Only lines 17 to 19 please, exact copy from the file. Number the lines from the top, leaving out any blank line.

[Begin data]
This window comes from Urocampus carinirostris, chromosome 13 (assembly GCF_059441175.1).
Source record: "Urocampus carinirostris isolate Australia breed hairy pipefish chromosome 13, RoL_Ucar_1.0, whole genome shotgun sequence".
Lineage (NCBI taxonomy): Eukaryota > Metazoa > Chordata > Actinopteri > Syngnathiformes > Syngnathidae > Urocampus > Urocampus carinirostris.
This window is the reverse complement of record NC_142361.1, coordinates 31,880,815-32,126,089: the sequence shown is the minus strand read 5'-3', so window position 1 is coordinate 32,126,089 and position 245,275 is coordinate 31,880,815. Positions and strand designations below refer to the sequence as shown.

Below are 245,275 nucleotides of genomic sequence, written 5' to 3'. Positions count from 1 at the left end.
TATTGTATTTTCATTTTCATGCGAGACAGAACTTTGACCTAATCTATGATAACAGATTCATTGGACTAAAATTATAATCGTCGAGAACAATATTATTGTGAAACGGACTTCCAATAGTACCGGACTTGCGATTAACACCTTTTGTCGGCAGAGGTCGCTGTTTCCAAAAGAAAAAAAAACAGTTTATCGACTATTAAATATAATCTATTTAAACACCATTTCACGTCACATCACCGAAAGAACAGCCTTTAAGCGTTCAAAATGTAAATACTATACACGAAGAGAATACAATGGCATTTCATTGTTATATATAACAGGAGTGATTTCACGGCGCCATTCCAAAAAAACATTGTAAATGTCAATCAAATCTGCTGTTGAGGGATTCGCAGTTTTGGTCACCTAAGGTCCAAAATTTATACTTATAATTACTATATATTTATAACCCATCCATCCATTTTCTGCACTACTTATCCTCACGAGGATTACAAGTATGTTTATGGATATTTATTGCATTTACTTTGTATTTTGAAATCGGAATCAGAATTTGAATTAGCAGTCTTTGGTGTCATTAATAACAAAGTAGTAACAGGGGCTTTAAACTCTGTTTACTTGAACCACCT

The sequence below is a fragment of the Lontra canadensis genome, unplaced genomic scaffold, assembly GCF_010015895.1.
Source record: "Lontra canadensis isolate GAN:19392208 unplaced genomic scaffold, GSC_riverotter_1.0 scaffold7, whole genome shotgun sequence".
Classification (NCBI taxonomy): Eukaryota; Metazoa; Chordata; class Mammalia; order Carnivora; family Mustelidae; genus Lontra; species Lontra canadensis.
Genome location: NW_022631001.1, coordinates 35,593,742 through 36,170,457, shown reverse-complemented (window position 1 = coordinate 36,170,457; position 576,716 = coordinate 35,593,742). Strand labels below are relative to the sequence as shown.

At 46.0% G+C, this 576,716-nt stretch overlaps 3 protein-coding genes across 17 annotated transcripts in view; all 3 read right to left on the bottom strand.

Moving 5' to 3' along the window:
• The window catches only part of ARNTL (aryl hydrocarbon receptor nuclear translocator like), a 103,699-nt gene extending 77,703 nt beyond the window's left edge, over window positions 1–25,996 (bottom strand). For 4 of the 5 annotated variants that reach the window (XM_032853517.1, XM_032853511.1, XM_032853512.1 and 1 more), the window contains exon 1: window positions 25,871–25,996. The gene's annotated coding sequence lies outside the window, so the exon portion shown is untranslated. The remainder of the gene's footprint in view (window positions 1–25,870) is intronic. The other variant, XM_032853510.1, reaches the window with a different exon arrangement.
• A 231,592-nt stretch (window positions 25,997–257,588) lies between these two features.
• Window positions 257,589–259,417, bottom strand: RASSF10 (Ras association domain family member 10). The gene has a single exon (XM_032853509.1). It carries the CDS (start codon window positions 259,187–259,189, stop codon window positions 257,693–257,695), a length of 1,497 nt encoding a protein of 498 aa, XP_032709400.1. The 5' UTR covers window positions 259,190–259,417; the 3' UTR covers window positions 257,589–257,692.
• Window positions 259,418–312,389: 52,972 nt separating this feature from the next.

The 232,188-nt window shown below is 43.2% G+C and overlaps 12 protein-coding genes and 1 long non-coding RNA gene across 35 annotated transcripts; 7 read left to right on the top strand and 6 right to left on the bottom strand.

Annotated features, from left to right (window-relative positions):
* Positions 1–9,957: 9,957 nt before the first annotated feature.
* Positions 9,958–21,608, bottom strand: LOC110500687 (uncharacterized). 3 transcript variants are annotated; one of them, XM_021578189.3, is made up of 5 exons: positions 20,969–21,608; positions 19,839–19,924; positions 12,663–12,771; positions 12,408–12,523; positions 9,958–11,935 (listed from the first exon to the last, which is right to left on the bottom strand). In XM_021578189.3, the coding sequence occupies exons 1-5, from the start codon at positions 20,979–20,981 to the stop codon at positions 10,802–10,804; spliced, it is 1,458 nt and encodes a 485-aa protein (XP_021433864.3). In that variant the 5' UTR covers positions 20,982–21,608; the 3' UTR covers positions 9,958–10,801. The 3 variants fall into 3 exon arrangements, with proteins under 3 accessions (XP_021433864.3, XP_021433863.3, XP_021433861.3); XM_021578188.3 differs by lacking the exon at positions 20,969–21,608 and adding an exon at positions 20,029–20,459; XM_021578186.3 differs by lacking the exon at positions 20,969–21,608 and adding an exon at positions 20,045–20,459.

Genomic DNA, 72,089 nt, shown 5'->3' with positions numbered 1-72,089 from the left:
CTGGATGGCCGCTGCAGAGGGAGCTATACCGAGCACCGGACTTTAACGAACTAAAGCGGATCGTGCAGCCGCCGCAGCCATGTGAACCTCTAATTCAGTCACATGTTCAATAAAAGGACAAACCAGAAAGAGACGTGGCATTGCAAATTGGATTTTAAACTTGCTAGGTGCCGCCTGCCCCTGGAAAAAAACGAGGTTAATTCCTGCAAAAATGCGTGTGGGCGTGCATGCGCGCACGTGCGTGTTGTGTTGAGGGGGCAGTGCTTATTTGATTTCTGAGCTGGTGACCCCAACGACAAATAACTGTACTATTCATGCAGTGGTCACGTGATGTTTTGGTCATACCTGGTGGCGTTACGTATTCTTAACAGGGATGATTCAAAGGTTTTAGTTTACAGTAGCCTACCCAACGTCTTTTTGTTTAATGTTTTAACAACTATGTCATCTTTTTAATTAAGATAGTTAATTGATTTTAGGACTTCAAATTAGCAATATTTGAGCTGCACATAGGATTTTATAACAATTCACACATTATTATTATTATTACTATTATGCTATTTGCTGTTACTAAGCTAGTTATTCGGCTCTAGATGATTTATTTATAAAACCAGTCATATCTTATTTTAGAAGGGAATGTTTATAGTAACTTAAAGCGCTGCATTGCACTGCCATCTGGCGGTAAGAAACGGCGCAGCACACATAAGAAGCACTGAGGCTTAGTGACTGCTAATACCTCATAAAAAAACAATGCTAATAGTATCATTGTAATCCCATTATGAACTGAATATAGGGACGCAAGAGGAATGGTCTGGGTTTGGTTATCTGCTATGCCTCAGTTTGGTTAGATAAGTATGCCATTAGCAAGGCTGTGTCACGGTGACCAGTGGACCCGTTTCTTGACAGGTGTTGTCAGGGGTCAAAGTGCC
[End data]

The 232,188-nt window shown below is 43.2% G+C and overlaps 12 protein-coding genes and 1 long non-coding RNA gene across 35 annotated transcripts; 7 read left to right on the top strand and 6 right to left on the bottom strand.

Annotated features, from left to right (window-relative positions):
* Positions 1–9,957: 9,957 nt before the first annotated feature.